Psychology and Capitalism: The Manipulation of Mind Paperback – 27 Feb 2015
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About the Author
Ron Roberts is Senior Lecturer in Psychology at Kingston University with over 30 years' experience in Higher Education. He is the author of five books.
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Top customer reviews
The book is full of complaints about psychology acting as lackeys of capitalism. This is a curious matter, because research shows that psychologists are much more liberal than the general population. Are they really so stupid that they constantly work against their principles? Actually one can find a lot of critique of materialism and also individualism in psychology, but this is not based in Marxist theory.
The concept of alienation is often based on questionable belief that the common people do not know what is best for themselves. One often gets the feeling that those using this concept project their own alienation to others. Peple must be alienated because Marx or Fromm said so. If people are happy and satisfied, this is the ultimate sign of alienation, because nobody - except perhaps capitalists - can be happy under exploitation.
Psychology does have its problems and challenges, but making it a weapon of politics is not a solution. It is true that psychology can never solve the basic philosophical problems of human life, but it can study the conditions where she lives and perhaps make some suggestions improving her well-being - which of course is problem for scientific neutrality.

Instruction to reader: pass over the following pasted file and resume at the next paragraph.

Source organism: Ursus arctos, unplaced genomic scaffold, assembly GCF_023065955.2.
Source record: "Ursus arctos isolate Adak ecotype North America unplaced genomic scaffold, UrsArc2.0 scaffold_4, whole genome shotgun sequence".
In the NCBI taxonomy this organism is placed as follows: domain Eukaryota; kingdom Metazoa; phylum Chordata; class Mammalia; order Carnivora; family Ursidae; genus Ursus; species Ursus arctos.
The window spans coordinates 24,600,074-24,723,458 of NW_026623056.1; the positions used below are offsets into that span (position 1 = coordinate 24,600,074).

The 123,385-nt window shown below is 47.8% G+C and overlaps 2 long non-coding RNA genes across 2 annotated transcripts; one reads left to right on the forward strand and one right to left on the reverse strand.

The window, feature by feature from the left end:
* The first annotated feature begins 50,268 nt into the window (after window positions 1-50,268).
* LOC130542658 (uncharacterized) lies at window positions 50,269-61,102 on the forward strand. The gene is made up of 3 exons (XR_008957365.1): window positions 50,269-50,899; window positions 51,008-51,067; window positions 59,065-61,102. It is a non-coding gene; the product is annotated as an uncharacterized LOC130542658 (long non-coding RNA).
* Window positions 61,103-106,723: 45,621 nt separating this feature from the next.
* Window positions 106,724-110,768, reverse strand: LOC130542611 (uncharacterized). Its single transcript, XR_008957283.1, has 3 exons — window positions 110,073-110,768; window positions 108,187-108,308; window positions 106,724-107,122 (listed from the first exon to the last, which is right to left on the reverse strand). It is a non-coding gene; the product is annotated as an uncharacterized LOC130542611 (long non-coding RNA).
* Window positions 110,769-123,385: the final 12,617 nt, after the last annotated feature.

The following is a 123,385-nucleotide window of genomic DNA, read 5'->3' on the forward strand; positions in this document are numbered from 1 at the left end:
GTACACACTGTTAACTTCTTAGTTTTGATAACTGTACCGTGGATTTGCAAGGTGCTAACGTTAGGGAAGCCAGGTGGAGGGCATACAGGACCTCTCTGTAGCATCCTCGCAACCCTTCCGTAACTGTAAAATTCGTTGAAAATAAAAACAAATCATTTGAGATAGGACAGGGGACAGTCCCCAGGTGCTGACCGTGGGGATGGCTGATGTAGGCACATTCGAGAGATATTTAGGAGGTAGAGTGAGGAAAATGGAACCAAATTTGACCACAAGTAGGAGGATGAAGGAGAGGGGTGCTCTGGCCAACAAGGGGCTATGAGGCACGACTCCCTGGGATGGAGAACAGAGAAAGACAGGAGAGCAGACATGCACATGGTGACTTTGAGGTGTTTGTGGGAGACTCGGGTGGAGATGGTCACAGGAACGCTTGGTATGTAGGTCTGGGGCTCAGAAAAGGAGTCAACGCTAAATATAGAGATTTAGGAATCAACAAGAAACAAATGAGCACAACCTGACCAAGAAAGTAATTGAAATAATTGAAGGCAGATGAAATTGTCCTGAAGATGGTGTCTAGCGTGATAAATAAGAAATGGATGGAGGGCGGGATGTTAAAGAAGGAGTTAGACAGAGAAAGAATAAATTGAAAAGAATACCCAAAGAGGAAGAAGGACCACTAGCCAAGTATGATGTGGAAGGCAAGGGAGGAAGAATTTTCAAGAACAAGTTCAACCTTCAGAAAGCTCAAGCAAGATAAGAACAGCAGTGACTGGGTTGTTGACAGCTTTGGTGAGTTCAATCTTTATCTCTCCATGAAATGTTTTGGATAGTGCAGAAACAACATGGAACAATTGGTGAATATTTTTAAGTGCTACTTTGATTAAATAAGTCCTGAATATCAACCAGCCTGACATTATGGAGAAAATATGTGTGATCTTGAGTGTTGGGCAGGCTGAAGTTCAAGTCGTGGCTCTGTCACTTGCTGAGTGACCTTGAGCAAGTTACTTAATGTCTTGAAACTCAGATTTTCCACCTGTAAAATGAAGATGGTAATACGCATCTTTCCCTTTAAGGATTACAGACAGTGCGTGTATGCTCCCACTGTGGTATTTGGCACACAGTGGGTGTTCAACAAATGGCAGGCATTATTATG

It also true that psychology often cannot produce universally applicable results, but this has to be accepted, because cultures are different. However locally relevant results can still be useful.
Most helpful customer reviews on Amazon.com
Dr. Roberts briefly discusses psychology’s history as a science developed by the elite who had become uneasy about the rapidly urbanizing spaces of early capitalism. We learn how modern day psychology’s obsessive focus on internal thoughts and behaviors has reinforced the capitalist ethic of selfish individualism. Dr. Roberts sharply criticizes the psychology profession’s close ties to the military/industrial complex and its unethical relationship with big business. Dr. Roberts wonders if psychology’s complicity in engineering mass illusion has made it nearly impossible for us to rationally take stock of our unique moment in history and speak truth to power.
Dr. Roberts draws on the great Marxist thinkers Michel Foucault and Eric Fromm to reclaim psychology as an Enlightenment science that can serve our collective interests. We are reminded that Foucault analyzed how language, discourse and power can shape our perceptions; while Fromm recognized psychology’s value as a tool to advance our human potential. Accordingly, Dr. Roberts encourages us to throw off our chains by engaging in an open, constructive dialogue about capitalism's oppressive tendencies. In this way, we will understand that many problems do not originate within us (as corporate psychology would have us believe). Dr. Roberts asserts that a robust moral and political debate may yet open psychology to new, more humane possibilities including love, imagination and art.
I highly recommend this excellent book to everyone.
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